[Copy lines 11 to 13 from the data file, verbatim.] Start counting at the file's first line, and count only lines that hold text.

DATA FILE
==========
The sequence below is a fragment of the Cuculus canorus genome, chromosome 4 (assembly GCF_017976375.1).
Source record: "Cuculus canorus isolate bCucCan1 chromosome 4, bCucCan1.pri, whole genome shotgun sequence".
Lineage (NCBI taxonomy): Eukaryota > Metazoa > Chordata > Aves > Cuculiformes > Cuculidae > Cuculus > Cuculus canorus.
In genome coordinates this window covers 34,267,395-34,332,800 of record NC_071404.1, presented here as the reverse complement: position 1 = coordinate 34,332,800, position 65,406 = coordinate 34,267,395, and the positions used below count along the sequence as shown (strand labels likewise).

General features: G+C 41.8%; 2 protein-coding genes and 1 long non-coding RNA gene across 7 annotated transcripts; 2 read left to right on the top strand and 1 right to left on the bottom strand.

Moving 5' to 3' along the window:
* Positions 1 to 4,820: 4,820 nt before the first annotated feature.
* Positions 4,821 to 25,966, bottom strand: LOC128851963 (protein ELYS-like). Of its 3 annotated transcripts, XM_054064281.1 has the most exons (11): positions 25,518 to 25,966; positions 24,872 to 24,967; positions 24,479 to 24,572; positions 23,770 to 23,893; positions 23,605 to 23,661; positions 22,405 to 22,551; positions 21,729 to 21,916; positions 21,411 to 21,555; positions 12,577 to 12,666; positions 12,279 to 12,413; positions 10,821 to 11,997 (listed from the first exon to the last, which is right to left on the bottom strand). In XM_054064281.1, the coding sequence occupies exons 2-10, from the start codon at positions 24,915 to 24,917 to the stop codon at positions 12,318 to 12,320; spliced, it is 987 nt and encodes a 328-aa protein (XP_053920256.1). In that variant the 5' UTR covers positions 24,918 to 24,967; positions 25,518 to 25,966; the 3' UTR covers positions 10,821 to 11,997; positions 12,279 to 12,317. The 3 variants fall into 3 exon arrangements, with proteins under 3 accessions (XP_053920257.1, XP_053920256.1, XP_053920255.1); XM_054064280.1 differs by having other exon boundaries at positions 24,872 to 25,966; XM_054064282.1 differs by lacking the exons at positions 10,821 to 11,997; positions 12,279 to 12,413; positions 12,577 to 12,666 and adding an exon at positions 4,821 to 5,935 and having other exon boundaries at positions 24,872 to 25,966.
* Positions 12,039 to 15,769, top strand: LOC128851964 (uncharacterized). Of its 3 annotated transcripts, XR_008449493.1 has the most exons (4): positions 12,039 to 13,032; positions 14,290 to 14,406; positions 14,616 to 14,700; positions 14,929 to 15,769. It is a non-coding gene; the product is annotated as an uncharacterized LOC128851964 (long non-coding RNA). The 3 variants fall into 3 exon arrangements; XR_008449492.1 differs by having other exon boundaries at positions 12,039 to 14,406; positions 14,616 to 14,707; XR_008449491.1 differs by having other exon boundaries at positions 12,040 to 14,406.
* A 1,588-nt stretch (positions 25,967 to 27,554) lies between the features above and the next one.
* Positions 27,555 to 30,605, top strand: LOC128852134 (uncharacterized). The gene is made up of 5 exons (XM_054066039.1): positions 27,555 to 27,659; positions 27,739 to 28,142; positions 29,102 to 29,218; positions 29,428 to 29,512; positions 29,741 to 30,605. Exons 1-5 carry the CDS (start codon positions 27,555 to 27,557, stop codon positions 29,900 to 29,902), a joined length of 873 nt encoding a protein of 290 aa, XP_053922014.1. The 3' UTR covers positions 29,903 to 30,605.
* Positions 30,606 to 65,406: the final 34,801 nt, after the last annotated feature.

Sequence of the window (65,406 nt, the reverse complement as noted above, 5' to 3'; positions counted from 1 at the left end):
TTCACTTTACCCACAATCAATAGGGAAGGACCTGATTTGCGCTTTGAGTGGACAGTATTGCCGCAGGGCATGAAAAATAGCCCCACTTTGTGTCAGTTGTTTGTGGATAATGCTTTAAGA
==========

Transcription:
* Positions 27,555 to 30,605, top strand: LOC128852134 (uncharacterized). The gene is made up of 5 exons (XM_054066039.1): positions 27,555 to 27,659; positions 27,739 to 28,142; positions 29,102 to 29,218; positions 29,428 to 29,512; positions 29,741 to 30,605. Exons 1-5 carry the CDS (start codon positions 27,555 to 27,557, stop codon positions 29,900 to 29,902), a joined length of 873 nt encoding a protein of 290 aa, XP_053922014.1. The 3' UTR covers positions 29,903 to 30,605.
* Positions 30,606 to 65,406: the final 34,801 nt, after the last annotated feature.

Sequence of the window (65,406 nt, the reverse complement as noted above, 5' to 3'; positions counted from 1 at the left end):